The concept suggested here offers several testable predictions for the relation of ionic brain function to inversion symmetries realised by the molecular architecture of excitable membranes. For example, this aspect seems to be evidenced by enantio-selective electronic transitions during ion conduction in the brain [Bernroider G. (2017) JIN 16, 105-113]. Going beyond these technical aspects, the present view on modelling subjectivity shifts the role of canonical coordinates together with their static dimensional geometry into the background. It favours ideas behind general covariance. A parity transformation, if purely defined at the level of Cartesian coordinates with changing signs, is discrete, the transient itself only inferential, non-physical, with no known conserved quantity associated with this transformation in the sense of Emmy Noether’s theorem. However, if the same transformation is laid out continuously on the geometry of non-orientable surfaces (e.g. on a Möbius band), the transients gain some physics and offer a conserved quantity. I will discuss this conserved quantity with respect to subjectivity and consciousness.

    Filmed at the Models of Consciousness conference, University of Oxford, September 2019. Creative Commons Attribution-Non-Commercial-Share Alike 2.0 UK: England & Wales; http://creativecommons.org/licenses/by-nc-sa/2.0/uk/

    • 22 min
    • video
    Marc Ebner - A communication-based model of consciousness

    Marc Ebner - A communication-based model of consciousness

    One in a series of talks from the 2019 Models of Consciousness conference. Marc Ebner
    Universität Greifswald, Germany

    The seemingly hard problem of consciousness is the problem of explaining why subjective conscious experience exist. However, Qualia is nothing mysterious. Our subjective conscious experience is comparable across individuals because we are a product of evolution. It is grounded in reality and we use it to communicate with each other. Consciousness seems to be intertwined with language. Its primary role is to serve communication between individuals. We need Qualia to communicate with others. We perceive objects within our visual field relative to the orientation of our head. This information is then stored and can also be communicated to others either during perception or at a later time. The same holds for the perception of sounds or smells. According to the theory proposed here, an assembly of neurons in the brain is in charge of consciousness. The job of this assembly is simply (a) to look at what the body does, (b) to keep a record of it, and (c) to explain it to our peers.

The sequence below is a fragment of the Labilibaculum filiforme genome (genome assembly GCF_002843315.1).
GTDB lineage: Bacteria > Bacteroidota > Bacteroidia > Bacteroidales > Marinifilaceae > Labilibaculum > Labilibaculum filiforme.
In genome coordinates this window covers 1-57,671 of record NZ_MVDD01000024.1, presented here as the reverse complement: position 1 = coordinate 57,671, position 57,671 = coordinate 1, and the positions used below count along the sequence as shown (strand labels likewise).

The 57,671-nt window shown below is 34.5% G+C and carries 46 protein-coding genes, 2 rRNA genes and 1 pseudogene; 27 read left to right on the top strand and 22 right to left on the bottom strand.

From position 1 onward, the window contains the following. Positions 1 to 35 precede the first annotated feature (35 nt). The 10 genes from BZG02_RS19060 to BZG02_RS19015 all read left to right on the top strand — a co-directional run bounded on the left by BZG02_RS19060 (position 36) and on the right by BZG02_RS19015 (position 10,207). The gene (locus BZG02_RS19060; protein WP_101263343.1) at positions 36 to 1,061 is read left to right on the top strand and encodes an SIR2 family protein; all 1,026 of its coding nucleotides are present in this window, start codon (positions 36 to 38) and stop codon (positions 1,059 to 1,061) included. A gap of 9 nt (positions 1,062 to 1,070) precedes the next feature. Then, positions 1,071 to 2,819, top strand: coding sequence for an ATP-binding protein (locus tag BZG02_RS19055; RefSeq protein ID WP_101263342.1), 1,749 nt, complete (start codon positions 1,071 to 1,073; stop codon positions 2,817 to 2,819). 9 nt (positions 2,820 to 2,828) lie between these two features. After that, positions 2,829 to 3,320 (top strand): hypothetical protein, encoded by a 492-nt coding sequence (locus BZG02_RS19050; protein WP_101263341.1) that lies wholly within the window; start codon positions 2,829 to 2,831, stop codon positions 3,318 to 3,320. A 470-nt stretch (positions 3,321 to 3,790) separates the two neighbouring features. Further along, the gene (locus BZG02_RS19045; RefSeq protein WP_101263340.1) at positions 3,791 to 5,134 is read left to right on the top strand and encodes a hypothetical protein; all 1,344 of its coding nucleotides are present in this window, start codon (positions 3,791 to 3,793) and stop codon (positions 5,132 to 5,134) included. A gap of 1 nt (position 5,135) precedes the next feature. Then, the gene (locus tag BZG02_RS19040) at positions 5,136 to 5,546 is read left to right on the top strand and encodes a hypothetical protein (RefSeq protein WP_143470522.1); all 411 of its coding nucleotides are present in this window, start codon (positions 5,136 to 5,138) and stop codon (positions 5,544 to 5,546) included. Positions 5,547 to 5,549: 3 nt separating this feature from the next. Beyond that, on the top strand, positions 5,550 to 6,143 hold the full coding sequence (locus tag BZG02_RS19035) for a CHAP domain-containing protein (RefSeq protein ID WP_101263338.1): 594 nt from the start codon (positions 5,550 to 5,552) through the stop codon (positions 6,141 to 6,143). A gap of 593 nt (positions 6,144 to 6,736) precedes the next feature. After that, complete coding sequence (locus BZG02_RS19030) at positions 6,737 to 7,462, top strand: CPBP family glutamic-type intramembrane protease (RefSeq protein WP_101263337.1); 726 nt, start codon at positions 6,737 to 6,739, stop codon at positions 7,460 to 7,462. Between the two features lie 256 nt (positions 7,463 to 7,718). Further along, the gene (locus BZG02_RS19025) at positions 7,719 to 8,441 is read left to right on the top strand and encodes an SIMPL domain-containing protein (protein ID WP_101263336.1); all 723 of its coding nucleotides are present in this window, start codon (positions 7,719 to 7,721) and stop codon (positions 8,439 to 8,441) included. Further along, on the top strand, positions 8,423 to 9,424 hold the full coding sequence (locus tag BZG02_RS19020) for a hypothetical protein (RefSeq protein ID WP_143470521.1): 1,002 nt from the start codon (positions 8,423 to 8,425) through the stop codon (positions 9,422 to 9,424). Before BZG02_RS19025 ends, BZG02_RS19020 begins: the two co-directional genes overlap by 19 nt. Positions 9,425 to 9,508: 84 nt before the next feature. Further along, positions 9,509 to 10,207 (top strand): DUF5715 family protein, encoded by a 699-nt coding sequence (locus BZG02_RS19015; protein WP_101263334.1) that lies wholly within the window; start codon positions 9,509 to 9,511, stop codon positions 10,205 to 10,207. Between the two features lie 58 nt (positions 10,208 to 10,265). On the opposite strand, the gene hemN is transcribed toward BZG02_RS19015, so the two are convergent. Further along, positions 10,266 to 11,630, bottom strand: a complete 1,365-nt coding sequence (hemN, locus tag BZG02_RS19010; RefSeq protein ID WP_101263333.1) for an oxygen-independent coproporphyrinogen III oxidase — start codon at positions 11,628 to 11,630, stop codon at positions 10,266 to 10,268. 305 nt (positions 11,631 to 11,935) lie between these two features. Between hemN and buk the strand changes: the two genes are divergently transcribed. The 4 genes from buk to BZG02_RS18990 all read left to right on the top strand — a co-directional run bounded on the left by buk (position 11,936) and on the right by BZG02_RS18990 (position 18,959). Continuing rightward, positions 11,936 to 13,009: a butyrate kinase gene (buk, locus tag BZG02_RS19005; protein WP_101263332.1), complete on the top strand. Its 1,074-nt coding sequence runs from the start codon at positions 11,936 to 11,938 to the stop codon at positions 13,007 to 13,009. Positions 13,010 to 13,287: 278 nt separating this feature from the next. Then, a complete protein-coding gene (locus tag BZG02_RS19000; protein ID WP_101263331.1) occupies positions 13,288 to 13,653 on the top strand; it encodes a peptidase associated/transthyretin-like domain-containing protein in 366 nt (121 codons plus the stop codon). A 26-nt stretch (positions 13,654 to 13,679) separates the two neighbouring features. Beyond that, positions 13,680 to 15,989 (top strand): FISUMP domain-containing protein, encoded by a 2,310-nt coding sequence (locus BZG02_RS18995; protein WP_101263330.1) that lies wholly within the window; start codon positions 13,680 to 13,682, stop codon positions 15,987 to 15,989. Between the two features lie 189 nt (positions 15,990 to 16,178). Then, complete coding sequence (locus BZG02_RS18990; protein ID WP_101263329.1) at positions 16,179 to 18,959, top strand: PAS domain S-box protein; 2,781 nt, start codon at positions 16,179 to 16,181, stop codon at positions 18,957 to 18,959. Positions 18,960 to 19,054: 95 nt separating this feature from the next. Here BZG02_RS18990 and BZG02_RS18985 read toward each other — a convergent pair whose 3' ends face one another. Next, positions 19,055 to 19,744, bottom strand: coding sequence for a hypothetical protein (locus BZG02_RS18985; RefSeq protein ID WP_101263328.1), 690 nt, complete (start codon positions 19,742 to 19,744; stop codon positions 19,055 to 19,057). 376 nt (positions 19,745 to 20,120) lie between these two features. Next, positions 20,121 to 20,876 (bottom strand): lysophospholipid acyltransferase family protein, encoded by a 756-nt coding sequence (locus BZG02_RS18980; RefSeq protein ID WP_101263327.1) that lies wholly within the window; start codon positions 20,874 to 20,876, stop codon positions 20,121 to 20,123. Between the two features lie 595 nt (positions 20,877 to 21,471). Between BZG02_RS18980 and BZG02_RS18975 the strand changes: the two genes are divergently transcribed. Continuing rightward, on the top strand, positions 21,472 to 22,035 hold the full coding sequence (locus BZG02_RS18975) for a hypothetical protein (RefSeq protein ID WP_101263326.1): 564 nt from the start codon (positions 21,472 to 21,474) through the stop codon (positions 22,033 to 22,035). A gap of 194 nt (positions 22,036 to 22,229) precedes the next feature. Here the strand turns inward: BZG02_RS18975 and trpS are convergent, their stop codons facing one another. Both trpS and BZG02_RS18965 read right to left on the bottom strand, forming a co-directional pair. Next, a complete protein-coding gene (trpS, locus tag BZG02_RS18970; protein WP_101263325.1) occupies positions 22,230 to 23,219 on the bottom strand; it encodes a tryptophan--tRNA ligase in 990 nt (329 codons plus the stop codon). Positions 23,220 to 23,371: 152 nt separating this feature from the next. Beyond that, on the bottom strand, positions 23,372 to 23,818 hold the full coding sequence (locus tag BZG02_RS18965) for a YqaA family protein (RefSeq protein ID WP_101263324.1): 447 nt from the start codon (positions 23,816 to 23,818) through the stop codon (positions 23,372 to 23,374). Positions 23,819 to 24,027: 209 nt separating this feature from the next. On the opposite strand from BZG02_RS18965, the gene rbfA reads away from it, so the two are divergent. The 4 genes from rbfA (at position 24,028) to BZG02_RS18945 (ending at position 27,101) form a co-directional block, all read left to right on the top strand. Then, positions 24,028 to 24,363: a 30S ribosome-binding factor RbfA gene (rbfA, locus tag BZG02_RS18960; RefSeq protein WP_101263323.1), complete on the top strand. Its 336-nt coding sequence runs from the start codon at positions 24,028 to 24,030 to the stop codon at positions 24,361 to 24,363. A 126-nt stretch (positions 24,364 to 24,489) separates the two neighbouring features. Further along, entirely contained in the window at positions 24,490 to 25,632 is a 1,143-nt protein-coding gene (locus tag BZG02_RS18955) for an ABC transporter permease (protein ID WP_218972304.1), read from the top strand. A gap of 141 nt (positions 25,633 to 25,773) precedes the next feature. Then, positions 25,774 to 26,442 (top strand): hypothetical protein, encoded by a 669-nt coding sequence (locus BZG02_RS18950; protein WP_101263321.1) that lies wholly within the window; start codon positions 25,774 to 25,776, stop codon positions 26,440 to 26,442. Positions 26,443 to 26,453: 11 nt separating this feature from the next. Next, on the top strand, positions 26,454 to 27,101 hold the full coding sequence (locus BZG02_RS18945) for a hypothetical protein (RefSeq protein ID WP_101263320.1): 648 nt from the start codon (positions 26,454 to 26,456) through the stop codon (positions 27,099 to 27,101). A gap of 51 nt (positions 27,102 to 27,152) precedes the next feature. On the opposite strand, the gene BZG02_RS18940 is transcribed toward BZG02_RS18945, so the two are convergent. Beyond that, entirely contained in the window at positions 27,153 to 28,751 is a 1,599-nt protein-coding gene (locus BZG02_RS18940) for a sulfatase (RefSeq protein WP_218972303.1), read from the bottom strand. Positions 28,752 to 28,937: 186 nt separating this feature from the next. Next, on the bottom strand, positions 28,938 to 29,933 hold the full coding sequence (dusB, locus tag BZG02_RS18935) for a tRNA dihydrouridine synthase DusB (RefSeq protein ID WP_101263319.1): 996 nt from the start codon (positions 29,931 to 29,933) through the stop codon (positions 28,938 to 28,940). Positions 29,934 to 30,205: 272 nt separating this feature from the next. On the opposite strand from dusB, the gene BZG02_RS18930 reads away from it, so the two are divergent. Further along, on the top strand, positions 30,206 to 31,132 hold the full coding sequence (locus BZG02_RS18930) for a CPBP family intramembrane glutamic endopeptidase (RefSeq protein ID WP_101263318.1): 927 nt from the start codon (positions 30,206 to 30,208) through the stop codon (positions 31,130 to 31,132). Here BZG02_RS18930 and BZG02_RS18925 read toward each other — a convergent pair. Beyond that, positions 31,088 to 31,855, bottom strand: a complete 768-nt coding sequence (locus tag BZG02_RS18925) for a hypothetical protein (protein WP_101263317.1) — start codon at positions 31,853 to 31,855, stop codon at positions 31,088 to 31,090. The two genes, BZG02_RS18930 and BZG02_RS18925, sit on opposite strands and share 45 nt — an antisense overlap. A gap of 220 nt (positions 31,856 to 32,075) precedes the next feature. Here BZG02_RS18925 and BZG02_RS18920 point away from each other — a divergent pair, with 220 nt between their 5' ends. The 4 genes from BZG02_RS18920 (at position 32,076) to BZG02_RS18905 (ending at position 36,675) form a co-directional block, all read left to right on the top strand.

Filmed at the Models of Consciousness conference, University of Oxford, September 2019. Creative Commons Attribution-Non-Commercial-Share Alike 2.0 UK: England & Wales; http://creativecommons.org/licenses/by-nc-sa/2.0/uk/

    • 19 min
    • video
    Diana Stanciu - An ESR model of consciousness

    Diana Stanciu - An ESR model of consciousness

    One in a series of talks from the 2019 Models of Consciousness conference. Diana Stanciu
    University of Bucharest; Berlin-Brandenburg Academy of Sciences and Humanities (BBAW)

    I will argue that epistemic structural realism (ESR) can offer a feasible theoretical framework for the study of consciousness and its associated neurophysiological phenomena. While structural realism has already been employed in physics or biology (cf. Tegmark 2007, Leng 2010, Ainsworth 2010, 2011, McArthur 2011, Pincock 2011, Woodin 2011, Landry and Rickels 2012, Bain 2013, Andreas and Zenker 2014, Schurz 2014), its application to the study of consciousness is new indeed. Out of its two variants: ontic structural realism (OSR) and ESR, I consider the latter more suitable when studying the neurophysiological bases of consciousness since the OSR drastically claims that ‘there are’ actually no ‘objects’ and that ‘structure’ is all ‘there is’, while the ESR more moderately states that all we can ‘know’ is the ‘structure of the relations between objects’ and not the objects themselves (cf. Van Fraassen 2006). Thus, while not denying the existence of ‘objects’ (even if they are hard to pinpoint when discussing the neurophysiological bases of consciousness), the ESR still emphasises ‘relations’ vs. ‘objects’ and the retention of structure across theory change. In other words, it emphasies the continuity across theory change through the structural or mathematical aspects of our theories (cf. Stanford 2006).

    Filmed at the Models of Consciousness conference, University of Oxford, September 2019. Creative Commons Attribution-Non-Commercial-Share Alike 2.0 UK: England & Wales; http://creativecommons.org/licenses/by-nc-sa/2.0/uk/

    • 20 min